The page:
Chief-Leader
October 19, 2015 5:30 pm

 

City Cop Cancer Rate Increased 50 Percent In Wake of 9/11 Work

By SARAH DORSEY

    
ELI KLEINMAN: Had predicted five-fold increase.  

Cancer rates in the NYPD have risen about 50 percent since Sept. 11, 2001, according to a long-term study published this month in the Journal of Occupational and Environmental Medicine.

Warned on Monitoring

Dr. Eli Kleinman, the department’s chief surgeon, warned two years ago while working on the study that cops should carefully monitor their health because rates of certain cancers were rising.

The results confirmed those concerns, though the rates were much less alarming than the five-fold leap he predicted in 2013, based on the raw data.

Dr. Kleinman and his team, along with scientists at Columbia University Medical Center and Weill Cornell Medical College, studied the medical histories of 39,946 officers who were active-duty on 9/11, tallying cancer diagnoses from 1995 to 2014.

What They Found

After adjusting for age, they found a roughly 50-percent increase in all cancers after Sept. 11, with especially alarming rates of four specific types. Brain and kidney cancers more than tripled in frequency; thyroid cancer rates more than doubled, and non-Hodgkin’s lymphoma appeared 68 percent more often.

All 668 officers diagnosed with cancer after Sept. 11 served at one of the World Trade Center sites after the attacks, as did nearly all of their colleagues. They performed rescue and recovery work downtown, sifted through remains at a temporary morgue, worked at the Fresh Kills Landfill or a Medical Examiner’s Office location, or helped to transport debris on Hudson River barges.

The researchers couldn’t accurately determine wheth­er those most exposed to the toxic dust cloud after the attacks got cancer more readily. Many officers were exposed in multiple ways, and researchers lacked detailed data on the exposure levels of those who had not developed cancer.

Most at Ground Zero

But the researchers did find that 81 percent of the officers who developed cancer after 9/11 served downtown at the Trade Center site sometime in the year after the attacks. Fifty-six percent of them were there within the first 24 hours.

The scientists warned that their results should be “interpreted with caution,” particularly when looking at the rates of individual cancer types, since there are few cases to observe. But they called for first-responders to watch their health.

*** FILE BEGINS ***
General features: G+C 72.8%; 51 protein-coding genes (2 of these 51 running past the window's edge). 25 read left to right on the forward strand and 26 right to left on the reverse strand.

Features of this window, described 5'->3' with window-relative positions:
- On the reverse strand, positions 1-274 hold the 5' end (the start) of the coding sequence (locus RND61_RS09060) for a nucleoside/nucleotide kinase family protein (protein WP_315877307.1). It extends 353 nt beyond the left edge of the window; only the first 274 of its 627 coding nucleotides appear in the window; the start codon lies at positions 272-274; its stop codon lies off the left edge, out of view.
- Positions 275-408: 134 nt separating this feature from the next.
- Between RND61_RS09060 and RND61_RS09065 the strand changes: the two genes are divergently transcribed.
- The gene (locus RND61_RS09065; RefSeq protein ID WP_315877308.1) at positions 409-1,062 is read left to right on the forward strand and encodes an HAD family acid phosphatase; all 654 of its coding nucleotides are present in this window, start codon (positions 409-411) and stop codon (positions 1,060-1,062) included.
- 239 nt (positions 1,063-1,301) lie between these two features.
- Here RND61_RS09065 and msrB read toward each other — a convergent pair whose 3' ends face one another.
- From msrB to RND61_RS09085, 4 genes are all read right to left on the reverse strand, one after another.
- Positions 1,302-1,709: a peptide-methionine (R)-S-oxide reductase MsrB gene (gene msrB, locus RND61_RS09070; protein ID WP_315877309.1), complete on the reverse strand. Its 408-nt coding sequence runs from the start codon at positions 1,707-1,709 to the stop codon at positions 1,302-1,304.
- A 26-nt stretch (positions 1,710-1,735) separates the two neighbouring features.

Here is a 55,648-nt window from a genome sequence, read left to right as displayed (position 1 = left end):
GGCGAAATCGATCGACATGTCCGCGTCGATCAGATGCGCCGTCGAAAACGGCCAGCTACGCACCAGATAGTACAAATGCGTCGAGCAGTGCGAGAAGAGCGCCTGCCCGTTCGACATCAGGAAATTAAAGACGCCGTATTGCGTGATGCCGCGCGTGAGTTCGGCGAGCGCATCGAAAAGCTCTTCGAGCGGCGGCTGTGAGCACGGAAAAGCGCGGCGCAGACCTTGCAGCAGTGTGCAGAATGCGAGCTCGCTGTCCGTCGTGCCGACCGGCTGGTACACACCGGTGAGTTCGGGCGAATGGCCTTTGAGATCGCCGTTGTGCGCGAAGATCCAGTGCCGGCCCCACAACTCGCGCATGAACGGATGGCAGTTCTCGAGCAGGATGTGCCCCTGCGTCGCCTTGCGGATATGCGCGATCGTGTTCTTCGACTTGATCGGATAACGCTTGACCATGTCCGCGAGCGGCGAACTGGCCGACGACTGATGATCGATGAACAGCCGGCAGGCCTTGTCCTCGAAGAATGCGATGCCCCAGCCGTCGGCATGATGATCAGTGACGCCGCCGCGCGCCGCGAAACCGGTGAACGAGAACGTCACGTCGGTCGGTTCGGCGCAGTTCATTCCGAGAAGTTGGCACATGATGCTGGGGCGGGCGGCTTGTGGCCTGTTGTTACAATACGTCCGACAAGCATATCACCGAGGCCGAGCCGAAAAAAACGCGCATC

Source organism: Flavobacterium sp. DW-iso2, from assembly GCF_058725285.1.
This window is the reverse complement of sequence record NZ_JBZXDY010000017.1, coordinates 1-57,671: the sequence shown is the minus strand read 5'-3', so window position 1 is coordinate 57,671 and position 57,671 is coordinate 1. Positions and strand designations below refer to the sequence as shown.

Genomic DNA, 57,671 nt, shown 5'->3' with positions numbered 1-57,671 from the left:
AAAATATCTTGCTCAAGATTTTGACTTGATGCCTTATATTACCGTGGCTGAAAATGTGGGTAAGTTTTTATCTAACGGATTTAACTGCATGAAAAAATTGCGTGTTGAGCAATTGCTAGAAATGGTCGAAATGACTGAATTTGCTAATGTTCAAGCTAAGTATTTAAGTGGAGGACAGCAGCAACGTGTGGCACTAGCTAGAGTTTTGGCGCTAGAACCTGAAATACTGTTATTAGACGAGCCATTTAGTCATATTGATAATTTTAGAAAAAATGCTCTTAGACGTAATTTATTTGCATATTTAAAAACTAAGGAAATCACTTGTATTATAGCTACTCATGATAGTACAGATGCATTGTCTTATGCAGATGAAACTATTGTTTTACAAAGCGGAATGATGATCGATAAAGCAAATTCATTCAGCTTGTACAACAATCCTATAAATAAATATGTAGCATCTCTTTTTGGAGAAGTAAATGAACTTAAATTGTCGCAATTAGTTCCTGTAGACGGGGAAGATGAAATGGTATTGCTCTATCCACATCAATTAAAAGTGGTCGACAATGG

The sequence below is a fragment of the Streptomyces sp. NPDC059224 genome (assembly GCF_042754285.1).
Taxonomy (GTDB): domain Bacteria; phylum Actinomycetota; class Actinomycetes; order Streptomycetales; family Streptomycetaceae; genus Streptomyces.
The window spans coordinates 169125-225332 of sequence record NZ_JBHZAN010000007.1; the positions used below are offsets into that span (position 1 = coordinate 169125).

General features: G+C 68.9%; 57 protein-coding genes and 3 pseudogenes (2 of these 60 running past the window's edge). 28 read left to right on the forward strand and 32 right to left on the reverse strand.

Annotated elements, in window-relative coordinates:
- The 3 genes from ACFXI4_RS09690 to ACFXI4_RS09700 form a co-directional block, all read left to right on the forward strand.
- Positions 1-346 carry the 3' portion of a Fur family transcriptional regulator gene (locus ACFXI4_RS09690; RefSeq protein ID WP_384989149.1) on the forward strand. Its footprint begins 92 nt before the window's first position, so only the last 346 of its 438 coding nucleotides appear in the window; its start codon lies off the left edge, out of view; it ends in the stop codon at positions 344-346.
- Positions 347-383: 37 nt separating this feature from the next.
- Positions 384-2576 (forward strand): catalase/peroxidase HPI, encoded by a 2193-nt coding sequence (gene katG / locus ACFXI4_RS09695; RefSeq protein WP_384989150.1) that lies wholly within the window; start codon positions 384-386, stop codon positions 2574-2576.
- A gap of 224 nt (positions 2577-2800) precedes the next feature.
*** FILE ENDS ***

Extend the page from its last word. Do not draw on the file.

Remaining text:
“More than half of the original NYPD responders have now retired, underscoring the need for continued monitoring of this cohort while the opportunity exists, particularly as many of the reported increased cancer sites long remain asymptomatic, eluding diagnosis until late stages,” the authors wrote.

They cautioned that because many of the officers were enrolled in the World Trade Center monitoring program, there was a possibility that more screening led to more cancer findings. But the four cancers researchers were most concerned about—brain, kidney, thyroid and non-Hodgkin’s lymphoma—were “not prominently featured in awareness campaigns, nor easily lent to self-examination,” they noted.

The overwhelming majority of officers with those cancers were diagnosed because they had serious symptoms, not due to routine screening. The authors also examined their histories for other risk factors—family history of the disease, living near a nuclear plant, or exposure to other hazards on the job.

The researchers noted that NYPD officers were likely to be healthier than the general population. They were able to determine smoking history only in about two-thirds of the officers with cancer. Just 16 percent of them were smokers.

Still Not Clear Why

Some other types of cancer, such as lung, colon, female breast cancer, and acute my­e­lo­genous leukemia, were also elevated after 9/11, but it isn’t clear whether the increases are due to exposure to the toxic dust. Rates may look higher simply because screening is more common.

The NYPD study is the largest to look at Sept. 11 cancer among cops. It follows several studies of other first-responders, including groundbreaking reviews of firefighter health that showed elevated rates of cancer among them.

Though studies of FDNY firefighters have shown different rates of cancer after Sept. 11, Dr. Kleinman in an interview cautioned that comparing studies on the two groups would be misleading. The methodologies were different, and firefighters are exposed to a variety of toxic substances on the job that police officers don’t encounter.

More NYPD officers have now died of Sept. 11-related illness than perished on the day of the attacks.